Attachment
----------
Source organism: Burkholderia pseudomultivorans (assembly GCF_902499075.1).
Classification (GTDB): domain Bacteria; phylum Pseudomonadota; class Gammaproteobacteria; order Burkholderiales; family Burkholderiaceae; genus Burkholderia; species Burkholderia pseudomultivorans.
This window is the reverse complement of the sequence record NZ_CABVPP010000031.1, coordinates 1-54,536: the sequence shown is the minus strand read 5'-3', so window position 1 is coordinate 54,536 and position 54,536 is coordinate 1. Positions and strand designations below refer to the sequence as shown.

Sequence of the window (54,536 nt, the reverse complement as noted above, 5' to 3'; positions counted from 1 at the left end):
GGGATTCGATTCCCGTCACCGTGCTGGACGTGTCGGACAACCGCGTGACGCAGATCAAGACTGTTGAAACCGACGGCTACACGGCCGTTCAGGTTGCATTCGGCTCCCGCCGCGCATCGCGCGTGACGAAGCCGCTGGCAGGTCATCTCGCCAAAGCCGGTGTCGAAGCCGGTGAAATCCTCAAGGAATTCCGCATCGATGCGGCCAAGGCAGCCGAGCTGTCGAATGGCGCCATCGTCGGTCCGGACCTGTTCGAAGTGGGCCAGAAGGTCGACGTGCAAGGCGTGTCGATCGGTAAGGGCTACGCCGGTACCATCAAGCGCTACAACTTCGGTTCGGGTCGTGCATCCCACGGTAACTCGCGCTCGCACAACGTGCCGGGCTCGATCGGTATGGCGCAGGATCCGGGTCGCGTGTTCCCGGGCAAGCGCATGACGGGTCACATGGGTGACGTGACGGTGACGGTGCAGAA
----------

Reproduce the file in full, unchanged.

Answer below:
Source organism: Burkholderia pseudomultivorans (assembly GCF_902499075.1).
Classification (GTDB): domain Bacteria; phylum Pseudomonadota; class Gammaproteobacteria; order Burkholderiales; family Burkholderiaceae; genus Burkholderia; species Burkholderia pseudomultivorans.
This window is the reverse complement of the sequence record NZ_CABVPP010000031.1, coordinates 1-54,536: the sequence shown is the minus strand read 5'-3', so window position 1 is coordinate 54,536 and position 54,536 is coordinate 1. Positions and strand designations below refer to the sequence as shown.

Sequence of the window (54,536 nt, the reverse complement as noted above, 5' to 3'; positions counted from 1 at the left end):
GGGATTCGATTCCCGTCACCGTGCTGGACGTGTCGGACAACCGCGTGACGCAGATCAAGACTGTTGAAACCGACGGCTACACGGCCGTTCAGGTTGCATTCGGCTCCCGCCGCGCATCGCGCGTGACGAAGCCGCTGGCAGGTCATCTCGCCAAAGCCGGTGTCGAAGCCGGTGAAATCCTCAAGGAATTCCGCATCGATGCGGCCAAGGCAGCCGAGCTGTCGAATGGCGCCATCGTCGGTCCGGACCTGTTCGAAGTGGGCCAGAAGGTCGACGTGCAAGGCGTGTCGATCGGTAAGGGCTACGCCGGTACCATCAAGCGCTACAACTTCGGTTCGGGTCGTGCATCCCACGGTAACTCGCGCTCGCACAACGTGCCGGGCTCGATCGGTATGGCGCAGGATCCGGGTCGCGTGTTCCCGGGCAAGCGCATGACGGGTCACATGGGTGACGTGACGGTGACGGTGCAGAA